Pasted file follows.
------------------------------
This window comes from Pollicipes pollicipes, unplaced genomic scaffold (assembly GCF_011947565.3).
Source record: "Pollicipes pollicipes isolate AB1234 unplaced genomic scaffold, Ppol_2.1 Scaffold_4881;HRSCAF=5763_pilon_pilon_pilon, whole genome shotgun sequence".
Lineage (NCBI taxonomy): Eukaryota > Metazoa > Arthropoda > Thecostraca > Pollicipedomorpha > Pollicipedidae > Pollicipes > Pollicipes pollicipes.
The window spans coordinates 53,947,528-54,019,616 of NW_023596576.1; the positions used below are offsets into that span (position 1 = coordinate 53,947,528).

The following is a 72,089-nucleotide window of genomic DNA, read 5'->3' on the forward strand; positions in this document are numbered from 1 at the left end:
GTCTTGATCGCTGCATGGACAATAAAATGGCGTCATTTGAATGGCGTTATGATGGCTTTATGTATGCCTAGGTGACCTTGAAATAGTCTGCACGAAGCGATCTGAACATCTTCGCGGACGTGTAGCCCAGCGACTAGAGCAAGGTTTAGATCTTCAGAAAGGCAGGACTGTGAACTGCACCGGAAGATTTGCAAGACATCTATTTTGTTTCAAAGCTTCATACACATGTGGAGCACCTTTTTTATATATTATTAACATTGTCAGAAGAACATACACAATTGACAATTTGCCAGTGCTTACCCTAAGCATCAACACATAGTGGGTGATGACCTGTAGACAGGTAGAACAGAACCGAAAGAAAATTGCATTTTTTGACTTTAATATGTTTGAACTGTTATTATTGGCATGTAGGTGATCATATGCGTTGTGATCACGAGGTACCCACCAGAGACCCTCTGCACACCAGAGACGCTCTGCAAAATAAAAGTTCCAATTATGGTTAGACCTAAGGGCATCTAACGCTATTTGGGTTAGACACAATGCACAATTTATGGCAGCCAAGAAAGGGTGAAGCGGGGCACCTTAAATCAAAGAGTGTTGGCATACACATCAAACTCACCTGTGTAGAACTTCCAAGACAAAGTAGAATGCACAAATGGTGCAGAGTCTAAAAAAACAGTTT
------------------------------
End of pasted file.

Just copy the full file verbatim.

This window comes from Pollicipes pollicipes, unplaced genomic scaffold (assembly GCF_011947565.3).
Source record: "Pollicipes pollicipes isolate AB1234 unplaced genomic scaffold, Ppol_2.1 Scaffold_4881;HRSCAF=5763_pilon_pilon_pilon, whole genome shotgun sequence".
Lineage (NCBI taxonomy): Eukaryota > Metazoa > Arthropoda > Thecostraca > Pollicipedomorpha > Pollicipedidae > Pollicipes > Pollicipes pollicipes.
The window spans coordinates 53,947,528-54,019,616 of NW_023596576.1; the positions used below are offsets into that span (position 1 = coordinate 53,947,528).

The following is a 72,089-nucleotide window of genomic DNA, read 5'->3' on the forward strand; positions in this document are numbered from 1 at the left end:
GTCTTGATCGCTGCATGGACAATAAAATGGCGTCATTTGAATGGCGTTATGATGGCTTTATGTATGCCTAGGTGACCTTGAAATAGTCTGCACGAAGCGATCTGAACATCTTCGCGGACGTGTAGCCCAGCGACTAGAGCAAGGTTTAGATCTTCAGAAAGGCAGGACTGTGAACTGCACCGGAAGATTTGCAAGACATCTATTTTGTTTCAAAGCTTCATACACATGTGGAGCACCTTTTTTATATATTATTAACATTGTCAGAAGAACATACACAATTGACAATTTGCCAGTGCTTACCCTAAGCATCAACACATAGTGGGTGATGACCTGTAGACAGGTAGAACAGAACCGAAAGAAAATTGCATTTTTTGACTTTAATATGTTTGAACTGTTATTATTGGCATGTAGGTGATCATATGCGTTGTGATCACGAGGTACCCACCAGAGACCCTCTGCACACCAGAGACGCTCTGCAAAATAAAAGTTCCAATTATGGTTAGACCTAAGGGCATCTAACGCTATTTGGGTTAGACACAATGCACAATTTATGGCAGCCAAGAAAGGGTGAAGCGGGGCACCTTAAATCAAAGAGTGTTGGCATACACATCAAACTCACCTGTGTAGAACTTCCAAGACAAAGTAGAATGCACAAATGGTGCAGAGTCTAAAAAAACAGTTT